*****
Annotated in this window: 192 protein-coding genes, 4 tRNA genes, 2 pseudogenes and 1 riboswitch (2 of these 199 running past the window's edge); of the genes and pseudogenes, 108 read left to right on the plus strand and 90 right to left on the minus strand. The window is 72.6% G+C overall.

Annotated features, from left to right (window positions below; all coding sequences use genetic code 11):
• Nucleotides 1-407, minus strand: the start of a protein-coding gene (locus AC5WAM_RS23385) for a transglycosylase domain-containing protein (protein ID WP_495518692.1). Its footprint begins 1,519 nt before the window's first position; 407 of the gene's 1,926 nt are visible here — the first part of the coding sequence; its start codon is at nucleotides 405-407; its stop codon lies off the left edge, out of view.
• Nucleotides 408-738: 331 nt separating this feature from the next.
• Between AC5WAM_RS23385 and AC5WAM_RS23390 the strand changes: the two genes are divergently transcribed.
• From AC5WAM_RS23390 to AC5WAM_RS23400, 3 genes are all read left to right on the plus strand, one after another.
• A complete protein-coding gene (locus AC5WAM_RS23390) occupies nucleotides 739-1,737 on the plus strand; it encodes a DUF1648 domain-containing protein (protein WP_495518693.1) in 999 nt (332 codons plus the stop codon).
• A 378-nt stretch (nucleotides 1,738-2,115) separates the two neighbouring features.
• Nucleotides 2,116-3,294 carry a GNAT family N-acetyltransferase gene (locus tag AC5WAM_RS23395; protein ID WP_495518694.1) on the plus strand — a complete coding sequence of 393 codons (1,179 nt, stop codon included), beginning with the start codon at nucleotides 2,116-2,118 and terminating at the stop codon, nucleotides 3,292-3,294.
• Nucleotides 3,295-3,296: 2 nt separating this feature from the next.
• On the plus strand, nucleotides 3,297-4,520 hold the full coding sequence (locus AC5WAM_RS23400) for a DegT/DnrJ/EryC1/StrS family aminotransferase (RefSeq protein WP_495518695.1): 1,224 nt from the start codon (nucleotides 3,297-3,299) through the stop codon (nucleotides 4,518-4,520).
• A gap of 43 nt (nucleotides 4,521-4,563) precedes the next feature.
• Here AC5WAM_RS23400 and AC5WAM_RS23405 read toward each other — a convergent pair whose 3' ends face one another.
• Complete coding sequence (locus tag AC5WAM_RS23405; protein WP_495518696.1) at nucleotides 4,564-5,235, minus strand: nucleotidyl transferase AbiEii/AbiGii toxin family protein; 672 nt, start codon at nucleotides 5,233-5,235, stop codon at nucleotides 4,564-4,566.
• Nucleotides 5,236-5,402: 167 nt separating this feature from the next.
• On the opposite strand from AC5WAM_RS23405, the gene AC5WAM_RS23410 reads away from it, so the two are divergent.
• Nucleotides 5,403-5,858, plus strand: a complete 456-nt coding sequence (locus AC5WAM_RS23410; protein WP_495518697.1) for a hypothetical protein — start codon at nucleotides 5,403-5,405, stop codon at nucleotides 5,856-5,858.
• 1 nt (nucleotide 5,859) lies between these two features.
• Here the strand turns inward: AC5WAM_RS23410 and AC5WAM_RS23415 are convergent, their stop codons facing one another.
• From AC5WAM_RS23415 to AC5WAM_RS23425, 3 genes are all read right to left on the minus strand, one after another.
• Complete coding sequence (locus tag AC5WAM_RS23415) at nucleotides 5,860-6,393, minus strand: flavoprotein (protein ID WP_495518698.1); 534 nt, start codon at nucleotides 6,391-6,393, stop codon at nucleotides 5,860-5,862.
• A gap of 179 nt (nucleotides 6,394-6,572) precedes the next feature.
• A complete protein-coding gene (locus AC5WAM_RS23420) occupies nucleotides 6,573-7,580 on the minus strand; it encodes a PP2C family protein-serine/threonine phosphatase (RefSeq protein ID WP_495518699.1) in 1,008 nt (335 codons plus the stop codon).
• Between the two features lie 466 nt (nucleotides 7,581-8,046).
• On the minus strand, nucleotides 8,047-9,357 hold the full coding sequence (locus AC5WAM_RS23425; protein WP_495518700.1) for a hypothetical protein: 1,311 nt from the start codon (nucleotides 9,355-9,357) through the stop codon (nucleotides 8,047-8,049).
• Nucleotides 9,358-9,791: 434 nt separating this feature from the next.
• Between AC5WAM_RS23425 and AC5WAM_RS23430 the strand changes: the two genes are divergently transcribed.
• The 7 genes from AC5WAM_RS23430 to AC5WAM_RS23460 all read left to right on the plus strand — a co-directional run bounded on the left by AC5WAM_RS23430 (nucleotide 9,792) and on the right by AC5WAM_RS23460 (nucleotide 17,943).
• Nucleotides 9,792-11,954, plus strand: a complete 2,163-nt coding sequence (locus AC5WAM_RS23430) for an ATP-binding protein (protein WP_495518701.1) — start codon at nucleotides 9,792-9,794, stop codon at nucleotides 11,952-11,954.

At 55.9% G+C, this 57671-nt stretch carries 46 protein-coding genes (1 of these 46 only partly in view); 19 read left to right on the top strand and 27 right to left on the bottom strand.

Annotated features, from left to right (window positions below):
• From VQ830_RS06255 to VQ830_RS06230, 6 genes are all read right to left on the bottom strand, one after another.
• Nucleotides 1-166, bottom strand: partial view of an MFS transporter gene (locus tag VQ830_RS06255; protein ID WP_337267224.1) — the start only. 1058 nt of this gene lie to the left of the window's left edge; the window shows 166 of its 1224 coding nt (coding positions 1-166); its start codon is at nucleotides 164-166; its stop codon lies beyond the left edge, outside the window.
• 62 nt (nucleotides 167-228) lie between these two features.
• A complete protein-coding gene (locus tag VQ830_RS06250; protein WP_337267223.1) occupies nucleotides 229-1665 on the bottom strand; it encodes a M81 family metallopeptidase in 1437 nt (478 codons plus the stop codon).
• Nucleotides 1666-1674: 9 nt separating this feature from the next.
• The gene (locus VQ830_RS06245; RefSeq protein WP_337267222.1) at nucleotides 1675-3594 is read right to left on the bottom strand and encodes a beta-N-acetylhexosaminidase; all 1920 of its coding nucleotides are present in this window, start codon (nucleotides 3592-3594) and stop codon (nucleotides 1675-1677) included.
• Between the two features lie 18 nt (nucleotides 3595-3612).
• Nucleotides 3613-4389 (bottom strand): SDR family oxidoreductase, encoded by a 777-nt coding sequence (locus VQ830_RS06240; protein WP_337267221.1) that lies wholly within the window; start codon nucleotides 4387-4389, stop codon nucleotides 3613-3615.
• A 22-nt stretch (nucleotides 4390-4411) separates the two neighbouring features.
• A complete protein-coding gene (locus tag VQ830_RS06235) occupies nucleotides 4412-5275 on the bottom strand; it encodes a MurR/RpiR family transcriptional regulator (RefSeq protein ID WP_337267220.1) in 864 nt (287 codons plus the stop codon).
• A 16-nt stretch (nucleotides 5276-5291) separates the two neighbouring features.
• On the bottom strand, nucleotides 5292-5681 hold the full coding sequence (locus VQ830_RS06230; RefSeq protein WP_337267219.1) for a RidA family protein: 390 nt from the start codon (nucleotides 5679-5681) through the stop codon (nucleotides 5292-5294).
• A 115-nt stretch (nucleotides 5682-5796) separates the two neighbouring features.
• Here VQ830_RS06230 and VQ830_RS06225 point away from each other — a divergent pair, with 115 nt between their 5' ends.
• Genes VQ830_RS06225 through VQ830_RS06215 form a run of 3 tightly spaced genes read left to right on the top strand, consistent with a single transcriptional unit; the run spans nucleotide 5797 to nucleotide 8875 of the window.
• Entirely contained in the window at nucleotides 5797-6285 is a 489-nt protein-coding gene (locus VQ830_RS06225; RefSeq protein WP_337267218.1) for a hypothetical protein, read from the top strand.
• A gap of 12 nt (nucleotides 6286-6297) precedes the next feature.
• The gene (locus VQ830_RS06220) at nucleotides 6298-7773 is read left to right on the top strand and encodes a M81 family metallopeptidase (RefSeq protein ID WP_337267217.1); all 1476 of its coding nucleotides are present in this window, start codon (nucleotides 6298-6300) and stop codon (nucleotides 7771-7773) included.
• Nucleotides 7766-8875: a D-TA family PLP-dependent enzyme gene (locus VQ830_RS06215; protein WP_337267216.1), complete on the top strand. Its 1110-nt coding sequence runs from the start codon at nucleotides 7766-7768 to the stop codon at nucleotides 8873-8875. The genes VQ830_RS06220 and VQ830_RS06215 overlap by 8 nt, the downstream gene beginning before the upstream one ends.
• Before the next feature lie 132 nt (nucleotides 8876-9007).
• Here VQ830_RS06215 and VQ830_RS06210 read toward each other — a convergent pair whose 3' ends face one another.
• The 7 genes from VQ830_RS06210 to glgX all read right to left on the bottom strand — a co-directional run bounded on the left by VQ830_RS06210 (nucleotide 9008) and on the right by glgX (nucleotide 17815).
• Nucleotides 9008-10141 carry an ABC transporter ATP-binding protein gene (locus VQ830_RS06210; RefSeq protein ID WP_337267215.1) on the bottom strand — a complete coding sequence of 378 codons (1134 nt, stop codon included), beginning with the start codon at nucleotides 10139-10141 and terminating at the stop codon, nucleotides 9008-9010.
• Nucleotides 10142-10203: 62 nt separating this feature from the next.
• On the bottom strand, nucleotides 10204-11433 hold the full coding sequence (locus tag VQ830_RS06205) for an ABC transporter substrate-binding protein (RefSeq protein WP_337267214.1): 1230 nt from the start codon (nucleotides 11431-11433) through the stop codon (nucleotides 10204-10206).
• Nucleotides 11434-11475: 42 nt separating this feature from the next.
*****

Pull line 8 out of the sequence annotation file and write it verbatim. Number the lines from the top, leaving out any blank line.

• A 378-nt stretch (nucleotides 1,738-2,115) separates the two neighbouring features.